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SO FL SUN-SENTINEL
Things Heating Up For Caribbean Cool
November 5, 2004
His family is well-known in the wrestling business, but Carlito Colon has wasted no time making a name for himself in World Wrestling Entertainment.
Colon enjoyed one of the most high-profile debut matches in WWE history last month, pinning John Cena to win the U.S. title on Smackdown (8 p.m. Thursdays, UPN).
Because Cena was going to Australia to film a movie tentatively titled The Marine, WWE felt the need to put the U.S. title on someone else. WWE chose Colon, whose only previous Smackdown appearances were in vignettes showing anti-social behavior to push his Carlito Caribbean Cool character.
Part of WWE's reasoning could be the desire to promote a fresh character while also appealing to Smackdown's large Hispanic fan base. But Colon admits he's not sure why WWE decided to place him in such a prominent position at this point in his young career.
"I've asked myself that," Colon said. "Maybe they feel my style is different than everybody else's. I've found a way to mix and blend different styles into my own unique style.
"It was impressive [to defeat Cena]. I did not expect that, but it was a great deal for me."
Colon's quick rise is even more surprising considering he was not among the best students training at WWE's Ohio Valley Wrestling developmental territory in Louisville, Ky. Colon was accustomed to working a style that relied more on brawling while performing in Puerto Rico for the World Wrestling Council, which is run by his father Carlos. And at 5 feet 11 and 210 pounds, Colon is among the smaller performers on WWE's talent roster.
"I feel in OVW I was able to fine-tune my skills and adapt more to the American style of wrestling," Colon said. "You go through your ups and downs and sometimes can lose faith. But you've got to keep it together and stay positive and just realize that when you're ready, the time will come."
While his technical skills are still developing, Colon has benefited from having a strong wrestling persona. Carlito Caribbean Cool is a modern-day version of the Razor Ramon gimmick that helped make Scott Hall a major WWE star in the early 1990s. Whereas Hall tossed a toothpick at those he disdained, Colon spits out a chunk of an apple he chews.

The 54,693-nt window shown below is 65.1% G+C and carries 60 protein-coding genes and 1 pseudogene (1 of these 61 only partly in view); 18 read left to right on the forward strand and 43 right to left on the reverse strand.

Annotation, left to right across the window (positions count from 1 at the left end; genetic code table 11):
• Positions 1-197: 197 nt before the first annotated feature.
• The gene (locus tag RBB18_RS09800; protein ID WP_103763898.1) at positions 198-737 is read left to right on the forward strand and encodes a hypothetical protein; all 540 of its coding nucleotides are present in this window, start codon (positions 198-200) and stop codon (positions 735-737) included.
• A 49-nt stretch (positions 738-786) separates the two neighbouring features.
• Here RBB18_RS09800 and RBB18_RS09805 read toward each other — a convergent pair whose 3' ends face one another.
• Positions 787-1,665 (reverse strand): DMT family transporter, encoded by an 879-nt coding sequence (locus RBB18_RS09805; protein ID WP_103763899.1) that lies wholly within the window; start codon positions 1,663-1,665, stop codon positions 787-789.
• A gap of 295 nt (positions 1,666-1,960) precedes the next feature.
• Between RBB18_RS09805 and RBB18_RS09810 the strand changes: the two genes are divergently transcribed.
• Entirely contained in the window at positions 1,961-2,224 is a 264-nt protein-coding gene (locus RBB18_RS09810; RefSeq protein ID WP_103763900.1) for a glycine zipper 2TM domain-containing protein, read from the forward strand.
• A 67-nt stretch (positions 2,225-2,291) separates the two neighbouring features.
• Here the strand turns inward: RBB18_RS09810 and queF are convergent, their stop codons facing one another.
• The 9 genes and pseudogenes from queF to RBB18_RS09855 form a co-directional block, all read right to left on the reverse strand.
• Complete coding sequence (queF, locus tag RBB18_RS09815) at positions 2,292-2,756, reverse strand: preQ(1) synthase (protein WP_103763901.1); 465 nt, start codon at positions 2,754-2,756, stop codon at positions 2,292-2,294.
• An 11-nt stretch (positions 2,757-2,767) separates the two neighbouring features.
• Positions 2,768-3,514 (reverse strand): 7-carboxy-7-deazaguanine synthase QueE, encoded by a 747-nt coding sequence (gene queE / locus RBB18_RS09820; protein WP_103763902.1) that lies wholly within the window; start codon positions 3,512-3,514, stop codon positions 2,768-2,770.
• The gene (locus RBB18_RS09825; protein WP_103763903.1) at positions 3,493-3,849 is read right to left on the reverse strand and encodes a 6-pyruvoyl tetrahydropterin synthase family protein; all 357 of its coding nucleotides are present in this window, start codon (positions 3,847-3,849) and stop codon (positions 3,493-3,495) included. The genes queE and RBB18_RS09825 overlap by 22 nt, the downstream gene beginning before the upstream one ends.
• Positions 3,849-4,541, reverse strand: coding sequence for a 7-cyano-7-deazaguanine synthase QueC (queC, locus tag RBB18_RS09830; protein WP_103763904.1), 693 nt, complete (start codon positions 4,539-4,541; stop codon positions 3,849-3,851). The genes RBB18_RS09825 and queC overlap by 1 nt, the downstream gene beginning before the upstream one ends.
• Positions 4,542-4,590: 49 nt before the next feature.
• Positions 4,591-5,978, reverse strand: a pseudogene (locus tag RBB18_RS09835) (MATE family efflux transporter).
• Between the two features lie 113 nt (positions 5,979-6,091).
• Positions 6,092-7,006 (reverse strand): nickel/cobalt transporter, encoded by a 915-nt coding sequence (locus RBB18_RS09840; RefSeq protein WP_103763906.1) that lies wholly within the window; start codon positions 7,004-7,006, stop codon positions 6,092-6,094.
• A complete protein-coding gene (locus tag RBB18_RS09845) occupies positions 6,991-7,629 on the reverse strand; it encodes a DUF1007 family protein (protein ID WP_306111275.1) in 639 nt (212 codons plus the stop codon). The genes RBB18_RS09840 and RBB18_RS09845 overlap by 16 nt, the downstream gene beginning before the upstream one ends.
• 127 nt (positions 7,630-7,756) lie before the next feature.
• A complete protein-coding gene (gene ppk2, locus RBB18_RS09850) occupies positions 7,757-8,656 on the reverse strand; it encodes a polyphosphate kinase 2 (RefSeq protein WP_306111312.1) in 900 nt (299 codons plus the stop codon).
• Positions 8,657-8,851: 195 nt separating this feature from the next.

"The character is kind of my style," said Colon, 25. "I'm laid-back and relaxed, but I can turn it up when I need to. I can really identify with Carlito. He's kind of a smart aleck who likes to have a good time."
But Colon's cocky attitude toward others on WWE programming doesn't mean he lacks respect for the wrestling industry. Not only was Carlito raised in the business, Carlos Colon is the most storied grappler and promoter in the history of Puerto Rican wrestling.
Carlito Colon said he didn't grow up planning to become a wrestler and instead went to college preparing for a job in business management. But when he struggled to find employment, Carlito decided to follow in his father's footsteps and debuted in 1999 for WWC.
"My dad discouraged me," said Carlito, whose brother Eddie wrestles in Puerto Rico. "I guess being with all the things he's seen, he wanted other things for me. But in the end, I was the one who made the decision, and he's all for it.
"It's a double-edged sword. Many doors open for you because of your name, but you have to perform because there's a lot of pressure and you're always going to be compared with your father.
With my father being the legend he is, that's a very tall mountain to climb."
WWC revived its slumping business earlier this year by working a family feud between the Colons. Such a story line is right up WWE's alley, as the promotion has pushed internal squabbles between such legendary clans as the Harts and Guerreros.
Carlito Colon said he could see WWE trying to incorporate the rest of his family into a similar scenario. But for now, Carlito is trying to establish himself on his own merits.
"I think I am stepping out of the shadow of my dad [in WWE]," Colon said. "I feel we have two different styles of working and wrestling, and my character is different from his. I feel I'll be able to separate myself because of that."